“While it is important to place your baby on his back for sleep, it’s also important to make sure that as he gets older, he gets some tummy time. Tummy time should take place when your infant is awake and alert. Place him on his tummy on a solid surface such as the floor. Place a toy in front of him and engage him in play. Doing this regularly will help strengthen the muscles in his neck. It also will help prevent your baby from developing a flat spot on the back of his head. Prolonged time spent lying on his back can cause the back of his head to flatten. While this condition doesn’t cause any developmental problems, a misshapen head can look odd. So be sure your baby gets some tummy time each day.”
~American Academy of Pediatrics
Some parents may think tummy time is a new fad, but in fact it is not. Before the realization that sleeping on tummies was unsafe, many babies spent most of their time curled up sleeping on their tummies. In fact, doctors used to recommend putting your baby to sleep on their tummy. The importance of tummy time is now being stressed due to the success of the Back to Sleep campaign. Now that we know babies who sleep on their back are at a lower risk of SIDS, babies are spending less time on their tummies. We need to make up this tummy time by reminding parents why it is important to a baby’s development .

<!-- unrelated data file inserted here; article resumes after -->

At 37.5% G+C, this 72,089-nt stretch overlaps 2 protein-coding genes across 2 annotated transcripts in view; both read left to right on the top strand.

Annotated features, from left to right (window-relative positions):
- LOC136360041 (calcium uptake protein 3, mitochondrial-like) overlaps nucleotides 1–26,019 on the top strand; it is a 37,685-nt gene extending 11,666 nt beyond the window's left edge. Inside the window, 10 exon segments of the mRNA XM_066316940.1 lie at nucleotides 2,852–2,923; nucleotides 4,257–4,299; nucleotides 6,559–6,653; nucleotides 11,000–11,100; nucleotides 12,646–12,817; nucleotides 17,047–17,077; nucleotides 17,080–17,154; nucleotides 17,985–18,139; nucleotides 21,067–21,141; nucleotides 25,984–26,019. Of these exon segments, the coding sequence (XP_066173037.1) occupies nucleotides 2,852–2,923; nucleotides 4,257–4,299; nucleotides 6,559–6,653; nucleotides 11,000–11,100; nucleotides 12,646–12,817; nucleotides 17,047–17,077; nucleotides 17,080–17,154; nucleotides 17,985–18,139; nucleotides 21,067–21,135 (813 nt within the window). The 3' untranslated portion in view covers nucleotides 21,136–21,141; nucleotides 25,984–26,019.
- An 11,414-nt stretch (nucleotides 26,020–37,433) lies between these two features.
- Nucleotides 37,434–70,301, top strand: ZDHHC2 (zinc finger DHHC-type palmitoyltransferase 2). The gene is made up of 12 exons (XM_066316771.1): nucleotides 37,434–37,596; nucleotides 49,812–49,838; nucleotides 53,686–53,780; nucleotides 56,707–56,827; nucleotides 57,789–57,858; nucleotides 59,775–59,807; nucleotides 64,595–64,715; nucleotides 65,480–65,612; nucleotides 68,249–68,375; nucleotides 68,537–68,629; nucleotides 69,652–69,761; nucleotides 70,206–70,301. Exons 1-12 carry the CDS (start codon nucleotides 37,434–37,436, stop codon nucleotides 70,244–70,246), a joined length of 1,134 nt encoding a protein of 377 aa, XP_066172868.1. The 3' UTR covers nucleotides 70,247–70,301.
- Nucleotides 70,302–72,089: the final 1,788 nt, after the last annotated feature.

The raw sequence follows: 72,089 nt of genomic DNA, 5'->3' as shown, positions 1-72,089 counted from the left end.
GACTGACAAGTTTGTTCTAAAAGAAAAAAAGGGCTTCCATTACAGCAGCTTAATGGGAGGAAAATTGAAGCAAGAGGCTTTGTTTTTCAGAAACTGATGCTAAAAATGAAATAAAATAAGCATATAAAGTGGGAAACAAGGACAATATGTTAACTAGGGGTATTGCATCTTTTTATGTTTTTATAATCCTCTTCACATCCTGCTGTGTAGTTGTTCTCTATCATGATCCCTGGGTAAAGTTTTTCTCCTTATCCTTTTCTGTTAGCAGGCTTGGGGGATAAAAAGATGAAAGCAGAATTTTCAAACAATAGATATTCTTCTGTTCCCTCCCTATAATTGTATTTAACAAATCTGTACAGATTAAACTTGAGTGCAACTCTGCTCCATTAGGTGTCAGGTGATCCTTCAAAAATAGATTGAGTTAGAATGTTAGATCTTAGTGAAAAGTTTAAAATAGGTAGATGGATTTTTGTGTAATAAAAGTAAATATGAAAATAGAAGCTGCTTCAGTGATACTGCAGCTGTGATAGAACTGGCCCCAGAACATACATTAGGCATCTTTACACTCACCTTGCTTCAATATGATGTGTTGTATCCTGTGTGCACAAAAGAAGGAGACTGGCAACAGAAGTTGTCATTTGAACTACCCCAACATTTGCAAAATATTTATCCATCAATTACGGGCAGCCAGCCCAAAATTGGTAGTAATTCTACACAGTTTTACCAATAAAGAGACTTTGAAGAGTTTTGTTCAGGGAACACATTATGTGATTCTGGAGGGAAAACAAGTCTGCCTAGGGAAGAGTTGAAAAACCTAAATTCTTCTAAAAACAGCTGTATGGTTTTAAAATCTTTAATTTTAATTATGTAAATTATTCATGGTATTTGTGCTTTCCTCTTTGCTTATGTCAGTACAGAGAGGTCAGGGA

Beginning the first day your baby is home from the hospital, you should place him on his belly for 3-5 minutes 2-3 times each day. Note: Babies need to be under constant supervision when placed on their tummies!! As your baby builds tolerance you can lengthen the amount of time he spends on his tummy. It is important to start tummy time from the beginning of your child’s life so they grow accustomed to it. As mentioned above, if they spend too much time on their back because they are not accustomed to tummy time, they can develop a misshapen head. In addition, tummy time encourages an infant to lift her head, a movement that strengthens the muscles of the neck and upper back. Your baby will need those muscles later on for rolling over, sitting, and crawling.
(The above photo on the left shows the flat head that can occur when baby does not receive ample tummy time. The photo on the right is just a couple month later after baby has had daily tummy time.)
How Can I Exercise The Baby While He Is On His Tummy?
There are lots of ways to play with the baby while he is on his tummy.
1. Place yourself or a toy just out of the baby’s reach during playtime to get him to reach for you or the toy.
2. Place toys in a circle around the baby. Reaching to different points in the circle will allow him to develop the appropriate muscles to roll over, scoot on his belly, and crawl.
3.Lie on your back and place the baby on your chest. The baby will lift his head and use his arms to try to see your face.
4. While being watched by an adult or caregiver, have a young child play with the baby while on his tummy. Young children can get down on the floor easily. They generally have energy for playing with babies, may really enjoy their role as the “big kid,” and are likely to have fun themselves.
~American Academy of Pediatrics